Rod Dreher

Rod Dreher


Voodoo Christians? Really?

posted by Rod Dreher

Syncretism in our time, in the home of a former Lutheran pastor and her husband, who are now worshiping voodoo spirits:

CHICAGO – Images of the washed-out Haitian hillside where their children’s relatives lived have led Peter and Paula Fitzgibbons to fear that their adopted son and daughter have no biological family left.
The strongest bond their children Odeline and Sevvy may have to their homeland now is the way they “serve the spirits” and speak to God.
Every night since Jan. 12, when a devastating earthquake hit the children’s homeland, the Fitzgibbons family has assembled in their Evanston, Ill., den for Vodou prayers, part of the couple’s effort to preserve their children’s ties to Haiti through a religion they say has been misinterpreted and unfairly portrayed.
With Haitian tunes echoing from the kitchen, Odeline, 9, Sevvy, 8, and their 5-year-old sister, Isa, stand before an altar with their parents, light candles, and call upon Papa Legba, the Vodou spirit and gatekeeper who admits other spirits into the sacred circle to hear the family’s prayers.
Together, the family whirls and twirls around the living room, pounding drums, shaking tambourines, and chanting to invoke the pantheon of spirits, or lwa.
“Feed the people!”
“Save our children!”
“Find our family!”

More:

Many orphanages had strict rules that required a Christian upbringing. The one where Odeline and Sevvy first lived warned prospective parents to stay away from teaching Creole, Vodou, or Haitian history. But Paula Fitzgibbons saw no conflict between Vodou and Christianity.
“At the core of those religions is service,” she said. “We’re serving the spirits, and the spirits are doing the work of God. How is that different from honoring Jesus? . . . It’s very important that the children learn about Jesus and his compassion and how he wants us to live our lives.”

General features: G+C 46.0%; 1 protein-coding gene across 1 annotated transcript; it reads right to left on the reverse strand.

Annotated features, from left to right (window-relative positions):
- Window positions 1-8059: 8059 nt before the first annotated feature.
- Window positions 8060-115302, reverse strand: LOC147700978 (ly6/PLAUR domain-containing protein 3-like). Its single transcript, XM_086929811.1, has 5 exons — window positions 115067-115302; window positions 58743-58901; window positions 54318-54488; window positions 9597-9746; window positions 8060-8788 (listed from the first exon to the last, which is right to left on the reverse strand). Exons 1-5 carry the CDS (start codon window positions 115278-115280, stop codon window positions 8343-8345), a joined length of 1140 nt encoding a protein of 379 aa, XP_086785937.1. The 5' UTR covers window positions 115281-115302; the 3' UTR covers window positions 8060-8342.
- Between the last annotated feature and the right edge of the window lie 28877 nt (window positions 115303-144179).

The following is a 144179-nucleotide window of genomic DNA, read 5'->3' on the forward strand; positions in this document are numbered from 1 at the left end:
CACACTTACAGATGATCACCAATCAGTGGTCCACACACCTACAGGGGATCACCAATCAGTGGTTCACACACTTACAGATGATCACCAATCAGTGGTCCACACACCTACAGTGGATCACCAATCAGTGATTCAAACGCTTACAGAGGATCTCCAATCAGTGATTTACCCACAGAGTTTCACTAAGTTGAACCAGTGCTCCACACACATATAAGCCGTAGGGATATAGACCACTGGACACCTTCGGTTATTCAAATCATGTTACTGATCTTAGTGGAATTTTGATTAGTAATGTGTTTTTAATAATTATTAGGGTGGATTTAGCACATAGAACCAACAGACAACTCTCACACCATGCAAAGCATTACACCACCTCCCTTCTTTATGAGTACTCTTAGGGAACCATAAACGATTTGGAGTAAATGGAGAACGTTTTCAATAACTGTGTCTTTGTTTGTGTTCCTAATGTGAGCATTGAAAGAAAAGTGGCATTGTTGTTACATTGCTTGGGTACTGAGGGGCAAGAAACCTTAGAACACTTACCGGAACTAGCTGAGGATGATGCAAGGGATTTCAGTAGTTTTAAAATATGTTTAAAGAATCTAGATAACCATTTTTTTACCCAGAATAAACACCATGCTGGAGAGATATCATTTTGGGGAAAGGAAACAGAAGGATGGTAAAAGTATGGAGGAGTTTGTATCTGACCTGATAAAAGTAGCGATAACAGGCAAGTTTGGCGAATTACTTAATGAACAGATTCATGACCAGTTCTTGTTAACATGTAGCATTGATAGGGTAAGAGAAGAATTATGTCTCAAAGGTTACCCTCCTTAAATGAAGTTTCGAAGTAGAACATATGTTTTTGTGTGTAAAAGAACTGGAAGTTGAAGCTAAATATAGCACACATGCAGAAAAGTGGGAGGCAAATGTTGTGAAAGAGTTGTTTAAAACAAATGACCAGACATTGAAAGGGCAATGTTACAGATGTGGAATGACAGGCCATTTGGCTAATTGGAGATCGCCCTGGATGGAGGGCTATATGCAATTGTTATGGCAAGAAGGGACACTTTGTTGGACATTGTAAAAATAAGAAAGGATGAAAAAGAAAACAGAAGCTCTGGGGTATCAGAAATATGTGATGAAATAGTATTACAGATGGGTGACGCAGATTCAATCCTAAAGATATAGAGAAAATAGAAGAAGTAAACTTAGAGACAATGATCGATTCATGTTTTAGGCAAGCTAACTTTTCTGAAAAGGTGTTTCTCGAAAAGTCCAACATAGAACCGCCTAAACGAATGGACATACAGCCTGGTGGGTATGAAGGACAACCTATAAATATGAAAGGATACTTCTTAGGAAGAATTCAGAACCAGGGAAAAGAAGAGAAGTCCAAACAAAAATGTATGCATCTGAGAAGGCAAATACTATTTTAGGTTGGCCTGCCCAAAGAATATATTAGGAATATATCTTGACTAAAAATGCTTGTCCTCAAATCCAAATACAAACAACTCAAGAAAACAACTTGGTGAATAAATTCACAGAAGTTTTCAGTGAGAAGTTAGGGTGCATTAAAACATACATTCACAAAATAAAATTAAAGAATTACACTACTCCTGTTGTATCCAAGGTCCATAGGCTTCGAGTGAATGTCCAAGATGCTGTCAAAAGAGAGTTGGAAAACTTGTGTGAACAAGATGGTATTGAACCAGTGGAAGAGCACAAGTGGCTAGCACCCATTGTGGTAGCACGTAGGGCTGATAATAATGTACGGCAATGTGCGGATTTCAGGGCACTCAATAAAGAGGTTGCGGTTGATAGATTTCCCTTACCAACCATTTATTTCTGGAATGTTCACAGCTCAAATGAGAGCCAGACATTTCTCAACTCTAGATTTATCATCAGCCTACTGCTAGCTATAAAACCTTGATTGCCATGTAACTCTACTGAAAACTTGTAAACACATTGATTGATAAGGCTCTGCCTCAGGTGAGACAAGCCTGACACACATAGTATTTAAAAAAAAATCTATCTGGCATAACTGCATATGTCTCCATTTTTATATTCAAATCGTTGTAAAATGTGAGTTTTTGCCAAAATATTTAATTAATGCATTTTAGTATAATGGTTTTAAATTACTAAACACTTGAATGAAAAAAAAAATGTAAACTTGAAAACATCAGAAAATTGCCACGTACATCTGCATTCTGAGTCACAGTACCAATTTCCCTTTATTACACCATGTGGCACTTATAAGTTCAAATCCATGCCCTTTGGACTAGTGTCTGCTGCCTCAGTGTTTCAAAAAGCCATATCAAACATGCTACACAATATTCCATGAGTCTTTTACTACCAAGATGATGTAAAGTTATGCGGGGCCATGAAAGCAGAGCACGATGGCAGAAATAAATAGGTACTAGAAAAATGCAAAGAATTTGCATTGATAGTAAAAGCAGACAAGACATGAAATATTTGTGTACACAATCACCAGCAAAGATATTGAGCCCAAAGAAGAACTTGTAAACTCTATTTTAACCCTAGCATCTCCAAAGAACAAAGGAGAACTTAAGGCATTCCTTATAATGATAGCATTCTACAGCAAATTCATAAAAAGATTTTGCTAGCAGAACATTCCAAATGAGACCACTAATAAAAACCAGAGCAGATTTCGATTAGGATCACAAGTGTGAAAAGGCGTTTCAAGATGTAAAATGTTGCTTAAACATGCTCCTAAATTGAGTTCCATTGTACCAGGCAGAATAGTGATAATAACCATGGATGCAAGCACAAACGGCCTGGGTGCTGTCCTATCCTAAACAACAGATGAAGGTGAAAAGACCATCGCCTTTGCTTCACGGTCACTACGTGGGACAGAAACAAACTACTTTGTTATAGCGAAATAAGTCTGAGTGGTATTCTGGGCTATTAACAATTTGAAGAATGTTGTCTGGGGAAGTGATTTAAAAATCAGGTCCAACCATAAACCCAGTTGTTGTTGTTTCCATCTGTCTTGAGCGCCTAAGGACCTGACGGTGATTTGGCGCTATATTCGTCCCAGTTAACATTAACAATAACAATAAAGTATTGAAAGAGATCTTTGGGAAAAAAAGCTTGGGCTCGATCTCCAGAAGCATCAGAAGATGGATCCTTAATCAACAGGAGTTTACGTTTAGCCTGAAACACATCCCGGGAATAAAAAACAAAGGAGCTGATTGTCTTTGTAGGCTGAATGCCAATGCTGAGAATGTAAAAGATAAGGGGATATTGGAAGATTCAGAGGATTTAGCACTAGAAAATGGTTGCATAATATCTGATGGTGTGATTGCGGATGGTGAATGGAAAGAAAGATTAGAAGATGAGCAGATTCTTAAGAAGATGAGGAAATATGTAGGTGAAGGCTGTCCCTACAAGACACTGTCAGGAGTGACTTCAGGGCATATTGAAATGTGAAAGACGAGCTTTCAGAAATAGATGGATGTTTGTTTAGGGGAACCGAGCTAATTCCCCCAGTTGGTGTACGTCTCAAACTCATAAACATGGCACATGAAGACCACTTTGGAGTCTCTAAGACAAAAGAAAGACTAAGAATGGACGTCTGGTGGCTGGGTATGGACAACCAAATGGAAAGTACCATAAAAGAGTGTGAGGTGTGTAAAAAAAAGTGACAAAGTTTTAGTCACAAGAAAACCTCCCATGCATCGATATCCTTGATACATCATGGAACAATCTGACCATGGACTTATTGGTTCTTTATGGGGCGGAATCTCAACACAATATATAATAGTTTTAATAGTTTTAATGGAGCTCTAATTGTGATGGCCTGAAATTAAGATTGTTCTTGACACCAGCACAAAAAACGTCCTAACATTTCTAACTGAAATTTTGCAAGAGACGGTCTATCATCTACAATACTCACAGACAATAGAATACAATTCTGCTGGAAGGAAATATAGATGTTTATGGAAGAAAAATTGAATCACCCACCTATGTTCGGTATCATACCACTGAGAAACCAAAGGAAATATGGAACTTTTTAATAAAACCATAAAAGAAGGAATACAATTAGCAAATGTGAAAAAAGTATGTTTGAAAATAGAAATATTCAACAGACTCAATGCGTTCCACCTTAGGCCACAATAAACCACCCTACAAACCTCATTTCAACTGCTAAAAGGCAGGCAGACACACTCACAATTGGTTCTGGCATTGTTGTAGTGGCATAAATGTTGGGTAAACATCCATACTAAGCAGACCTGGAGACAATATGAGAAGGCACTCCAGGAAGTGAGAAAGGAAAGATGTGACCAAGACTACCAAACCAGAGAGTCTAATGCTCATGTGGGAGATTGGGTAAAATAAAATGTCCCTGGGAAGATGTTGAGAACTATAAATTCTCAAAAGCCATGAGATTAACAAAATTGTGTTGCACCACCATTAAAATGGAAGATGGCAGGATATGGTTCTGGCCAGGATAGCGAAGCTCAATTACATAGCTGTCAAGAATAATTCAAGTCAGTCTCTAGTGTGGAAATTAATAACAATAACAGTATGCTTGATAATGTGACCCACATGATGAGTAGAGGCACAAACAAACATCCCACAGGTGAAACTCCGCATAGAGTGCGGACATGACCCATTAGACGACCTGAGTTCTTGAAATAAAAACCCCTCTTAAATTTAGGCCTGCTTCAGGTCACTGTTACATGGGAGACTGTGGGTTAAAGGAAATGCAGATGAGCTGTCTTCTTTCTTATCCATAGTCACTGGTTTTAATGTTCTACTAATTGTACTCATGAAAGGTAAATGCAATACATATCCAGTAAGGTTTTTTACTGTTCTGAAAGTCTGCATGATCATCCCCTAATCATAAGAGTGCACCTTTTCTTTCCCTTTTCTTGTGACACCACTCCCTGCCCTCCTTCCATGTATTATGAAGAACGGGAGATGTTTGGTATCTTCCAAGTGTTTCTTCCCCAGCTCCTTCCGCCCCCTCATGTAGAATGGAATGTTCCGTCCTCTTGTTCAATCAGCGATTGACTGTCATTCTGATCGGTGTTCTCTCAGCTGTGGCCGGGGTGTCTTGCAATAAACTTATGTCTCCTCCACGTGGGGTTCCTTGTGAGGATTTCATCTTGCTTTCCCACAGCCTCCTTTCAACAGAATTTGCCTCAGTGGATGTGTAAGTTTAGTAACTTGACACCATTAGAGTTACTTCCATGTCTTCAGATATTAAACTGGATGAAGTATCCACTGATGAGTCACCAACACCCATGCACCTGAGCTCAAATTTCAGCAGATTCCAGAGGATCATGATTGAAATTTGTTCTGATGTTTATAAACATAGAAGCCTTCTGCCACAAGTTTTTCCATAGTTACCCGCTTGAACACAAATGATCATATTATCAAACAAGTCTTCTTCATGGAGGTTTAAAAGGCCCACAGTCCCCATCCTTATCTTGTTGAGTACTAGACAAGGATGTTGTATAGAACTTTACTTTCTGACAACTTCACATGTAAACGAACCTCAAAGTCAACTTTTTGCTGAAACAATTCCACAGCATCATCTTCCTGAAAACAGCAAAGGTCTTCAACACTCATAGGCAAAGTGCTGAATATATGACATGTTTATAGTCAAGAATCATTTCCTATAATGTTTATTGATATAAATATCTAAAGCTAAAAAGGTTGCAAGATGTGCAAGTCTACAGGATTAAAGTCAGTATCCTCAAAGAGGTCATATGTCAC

She believed it was important to preserve the children’s spiritual heritage. So this month, in addition to incorporating Haitian history into the children’s home-school curriculum, cooking Haitian foods, and listening to Haitian music, the family embarked on a spiritual journey – an adventure chronicled on Paula Fitzgibbons’ blog: www.raisinglittlespirits.com.
That perspective is cultivated by Lake Street Church, the American Baptist church in Evanston that the Fitzgibbonses chose to join five years ago.
The Rev. Ann-Louise Haak, associate minister at Lake Street, compares the role of spirits in Vodou to the “great cloud of witnesses” surrounding believers that the Apostle Paul discusses in the New Testament.

I believe these well-intentioned people are playing with fire. Real spiritual fire. From a purely theological point of view, though, it wasn’t so long ago that Christians knew that syncretism (as distinct from inculturation) was something to be highly concerned about. Whatever happened to the First Commandment: “I am the Lord, your God; you shall have no other gods before me”? For normative Christianity (and Judaism, and Islam), this is impossible to get around. How do you justify invoking the name of Vodou gods in worship in a Christian home? Vodou/voodoo is a syncretistic religion by nature, but Christianity is not. Vodou can (and does) accomodate elements of Christianity easily, but the converse cannot be true. That family is not diminishing the power of Vodou by their syncretistic worship, but they are diminishing the meaning of Christianity in the minds of their children, whether they realize it or not.



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AC

posted February 4, 2010 at 3:11 pm


“How do you justify invoking the name of Vodou gods in worship in a Christian home?”